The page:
Mecklenburg Lake District

Dragon boat
Dragon boat© Malchiner Kanu-Club e.V.

You don’t have to drive all the way to the sea for a vacation on the water! The Mecklenburg Lake District, with its protected areas, covers nearly 700 square kilometres. Discover the beauty of this district on a canoe trip.

About the Region

The Mecklenburg Lake District extends over large parts of Mecklenburg-Vorpommern and is home to a great diversity of plant and wildlife. Many of its rural areas are under environmental protection.

In particular, so-called , an area located in the central part of Mecklenburg-Vorpommern, stands out for its beautiful landscapes, lakes and traditional villages. At the northern edge of the Lake District, you find the town of Malchin, which is situated along the Peenekanal between Lake Kummerow and Lake Malchin.

Bicycle track at the Peenekanal
Bicycle track at the Peenekanal© DAAD/Corinna Schlun

Mecklenburg Switzerland – idyllic and tranquil

Tucked away in a picturesque natural setting, the town of Malchin has a historic town centre featuring old brick buildings from the Gothic era, such as the town hall and the Sankt Johanniskirche church. The old defence walls and the Fangenturm tower have also been preserved.

Fun for two: Canoeing

After having a look around town, you can start your canoe trip to Lake Kummerow. Rafts and canoes can be rented at very affordable prices from the town’s canoe association, the . To get to the association from the town centre, head to Fangenturm. From there, you’ll be able to see the canoe association, and the Peenekanal, just across the street. Canoes can be rented out by a minimum of two people. Of course, the more people that go, the merrier! The association staff will provide a brief introduction, explaining how to paddle and steer.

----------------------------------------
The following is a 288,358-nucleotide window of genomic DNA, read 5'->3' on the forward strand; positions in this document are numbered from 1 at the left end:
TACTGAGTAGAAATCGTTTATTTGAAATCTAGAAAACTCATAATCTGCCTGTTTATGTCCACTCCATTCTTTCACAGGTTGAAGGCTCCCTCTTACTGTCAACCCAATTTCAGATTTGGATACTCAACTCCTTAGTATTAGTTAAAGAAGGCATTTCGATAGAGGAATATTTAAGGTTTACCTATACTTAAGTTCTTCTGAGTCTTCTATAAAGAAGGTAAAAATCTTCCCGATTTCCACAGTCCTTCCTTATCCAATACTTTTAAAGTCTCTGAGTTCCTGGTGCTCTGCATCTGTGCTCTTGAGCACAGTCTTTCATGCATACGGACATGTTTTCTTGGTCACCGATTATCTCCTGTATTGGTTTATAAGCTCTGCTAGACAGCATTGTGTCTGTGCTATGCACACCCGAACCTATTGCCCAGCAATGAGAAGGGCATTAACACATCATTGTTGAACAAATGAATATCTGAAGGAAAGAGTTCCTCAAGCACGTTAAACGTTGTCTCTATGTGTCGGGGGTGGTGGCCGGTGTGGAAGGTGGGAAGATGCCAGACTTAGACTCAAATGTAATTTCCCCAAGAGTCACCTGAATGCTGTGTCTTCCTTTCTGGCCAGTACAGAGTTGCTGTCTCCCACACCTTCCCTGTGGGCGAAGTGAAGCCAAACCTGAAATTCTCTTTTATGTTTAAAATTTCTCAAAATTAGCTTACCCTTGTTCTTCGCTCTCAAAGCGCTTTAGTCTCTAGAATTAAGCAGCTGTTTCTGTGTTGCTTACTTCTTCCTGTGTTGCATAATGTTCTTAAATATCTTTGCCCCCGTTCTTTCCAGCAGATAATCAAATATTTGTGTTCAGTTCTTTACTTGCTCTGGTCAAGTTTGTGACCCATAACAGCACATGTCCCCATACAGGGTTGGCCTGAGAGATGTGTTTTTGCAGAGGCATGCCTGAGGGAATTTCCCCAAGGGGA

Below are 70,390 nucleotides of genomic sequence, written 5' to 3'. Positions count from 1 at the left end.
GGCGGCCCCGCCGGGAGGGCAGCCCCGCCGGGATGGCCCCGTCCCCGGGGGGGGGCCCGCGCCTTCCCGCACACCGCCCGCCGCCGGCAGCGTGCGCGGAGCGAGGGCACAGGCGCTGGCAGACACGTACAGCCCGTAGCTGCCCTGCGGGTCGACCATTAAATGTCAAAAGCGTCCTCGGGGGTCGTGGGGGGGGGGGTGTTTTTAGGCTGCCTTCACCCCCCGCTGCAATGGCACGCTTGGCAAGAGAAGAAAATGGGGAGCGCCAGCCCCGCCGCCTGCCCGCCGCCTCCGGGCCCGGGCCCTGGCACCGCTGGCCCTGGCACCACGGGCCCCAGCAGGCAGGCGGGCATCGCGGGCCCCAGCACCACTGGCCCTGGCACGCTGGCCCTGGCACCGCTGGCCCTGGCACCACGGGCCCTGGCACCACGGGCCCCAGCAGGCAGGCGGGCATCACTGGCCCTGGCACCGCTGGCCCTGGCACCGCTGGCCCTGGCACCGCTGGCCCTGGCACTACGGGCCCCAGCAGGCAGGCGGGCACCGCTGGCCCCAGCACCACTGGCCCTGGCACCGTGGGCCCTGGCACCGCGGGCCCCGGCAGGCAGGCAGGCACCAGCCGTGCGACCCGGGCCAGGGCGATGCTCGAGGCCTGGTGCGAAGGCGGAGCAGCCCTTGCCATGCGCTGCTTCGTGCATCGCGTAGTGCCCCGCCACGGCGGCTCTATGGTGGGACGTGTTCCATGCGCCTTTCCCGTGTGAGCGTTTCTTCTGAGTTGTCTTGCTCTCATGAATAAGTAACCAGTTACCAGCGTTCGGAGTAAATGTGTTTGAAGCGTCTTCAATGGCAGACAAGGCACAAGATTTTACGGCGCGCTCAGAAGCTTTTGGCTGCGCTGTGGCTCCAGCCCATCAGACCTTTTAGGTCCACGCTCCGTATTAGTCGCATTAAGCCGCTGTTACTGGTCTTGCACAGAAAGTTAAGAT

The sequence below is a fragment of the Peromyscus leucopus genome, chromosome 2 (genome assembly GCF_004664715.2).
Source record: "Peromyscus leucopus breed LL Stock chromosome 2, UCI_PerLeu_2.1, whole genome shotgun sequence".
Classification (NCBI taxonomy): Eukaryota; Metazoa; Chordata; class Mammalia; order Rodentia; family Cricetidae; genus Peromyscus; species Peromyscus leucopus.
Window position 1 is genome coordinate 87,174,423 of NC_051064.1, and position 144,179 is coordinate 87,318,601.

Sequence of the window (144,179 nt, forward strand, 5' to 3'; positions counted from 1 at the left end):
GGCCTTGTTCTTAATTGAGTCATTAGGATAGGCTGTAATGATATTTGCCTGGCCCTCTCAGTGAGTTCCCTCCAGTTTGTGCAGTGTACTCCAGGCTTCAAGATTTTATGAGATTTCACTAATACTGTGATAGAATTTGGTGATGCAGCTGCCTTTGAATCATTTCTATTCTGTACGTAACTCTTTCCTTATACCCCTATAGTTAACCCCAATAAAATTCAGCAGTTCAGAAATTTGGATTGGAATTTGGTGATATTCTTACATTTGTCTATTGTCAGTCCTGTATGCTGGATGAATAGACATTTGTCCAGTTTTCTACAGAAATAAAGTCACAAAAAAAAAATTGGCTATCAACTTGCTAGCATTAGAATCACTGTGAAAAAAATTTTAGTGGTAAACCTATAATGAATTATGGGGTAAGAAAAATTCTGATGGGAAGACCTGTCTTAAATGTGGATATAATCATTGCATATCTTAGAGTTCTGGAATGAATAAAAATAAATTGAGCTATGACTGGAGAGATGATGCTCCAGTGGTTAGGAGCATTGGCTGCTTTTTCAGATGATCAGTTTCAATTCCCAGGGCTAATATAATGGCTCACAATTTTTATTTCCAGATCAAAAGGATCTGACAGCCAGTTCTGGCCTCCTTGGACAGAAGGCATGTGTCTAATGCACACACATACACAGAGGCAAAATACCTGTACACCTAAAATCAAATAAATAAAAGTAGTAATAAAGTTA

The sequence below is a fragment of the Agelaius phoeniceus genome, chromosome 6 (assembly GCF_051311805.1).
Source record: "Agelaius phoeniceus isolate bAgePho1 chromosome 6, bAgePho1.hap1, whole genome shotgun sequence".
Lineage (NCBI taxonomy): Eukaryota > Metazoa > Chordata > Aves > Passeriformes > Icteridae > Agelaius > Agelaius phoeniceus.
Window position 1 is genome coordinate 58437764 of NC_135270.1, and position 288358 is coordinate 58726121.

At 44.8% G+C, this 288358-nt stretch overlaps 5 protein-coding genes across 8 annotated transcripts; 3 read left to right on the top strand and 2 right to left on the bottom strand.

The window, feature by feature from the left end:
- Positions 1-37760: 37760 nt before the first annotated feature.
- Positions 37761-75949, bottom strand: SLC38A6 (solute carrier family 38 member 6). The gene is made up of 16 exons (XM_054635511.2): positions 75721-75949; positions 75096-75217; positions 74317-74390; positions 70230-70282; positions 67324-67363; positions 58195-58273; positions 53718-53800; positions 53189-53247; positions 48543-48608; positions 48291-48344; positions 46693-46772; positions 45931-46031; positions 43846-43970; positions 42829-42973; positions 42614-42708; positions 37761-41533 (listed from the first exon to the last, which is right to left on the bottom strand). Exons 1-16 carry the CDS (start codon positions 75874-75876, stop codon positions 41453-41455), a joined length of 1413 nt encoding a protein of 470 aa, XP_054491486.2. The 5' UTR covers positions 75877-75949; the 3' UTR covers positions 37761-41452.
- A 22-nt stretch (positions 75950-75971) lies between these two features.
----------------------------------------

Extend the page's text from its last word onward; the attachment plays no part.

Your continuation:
If you’ve never been in a canoe, you might be wobbling a bit at first! But you and your mate(s) will soon figure out how to synchronize your movements and glide right along. Wearing comfortable clothing is recommended, and bringing a change of clothes never hurts! Make sure to use plenty of sunscreen, because sunburns can happen very quickly with the sun reflecting off the water. Wear a cap or a head scarf for additional protection.

St. Johanniskirche in Malchin
St. Johanniskirche in Malchin© DAAD/Corinna Schlun

From the point of departure on the Peenekanal, beginner canoeists can reach Lake Kummerow within two hours. The route is easy to follow, with no junctions along the way.

While paddling, enjoy the scenery on the shores, where deer and wild boar can often be spotted. Once you’ve reached the lake, the town of Kummerow lies to the east, on your right. At this point, you’ll probably want to paddle to shore and take a well-deserved break. The lake has many tranquil spots and open grassy areas. You can take a swim, or if you miss boating already, you can even rent a paddle boat and head back out on the water.

There’s no need to pack a lunch. A snack bar right on the shore offers local freshwater fish, such as eel and pike, as well as fish from the ocean. The simple Fischbrötchen (fish sandwich) is an absolute must-try and costs just three euros.

Once you’re refreshed and revitalised, you can embark on your return journey to Malchin. Plan ahead to make sure you arrive in Malchin before the sun goes down. Ideally, you should discuss the return of your canoe with the canoe association before your departure. For an extra fee, they will also pick up your canoe at the lake shore.

Riding a bicycle from Malchin to Lake Kummerow

You can also consider going by bike. There are no bicycle rentals available, so you’ll have to bring your own. The route is only about ten kilometres long and takes about 40 minutes. Green signs show the way. For a long stretch of the route, you’ll be cycling along the Peenekanal. Later, you’ll be riding mostly through open grassy areas, interspersed with trees on both sides of the path.

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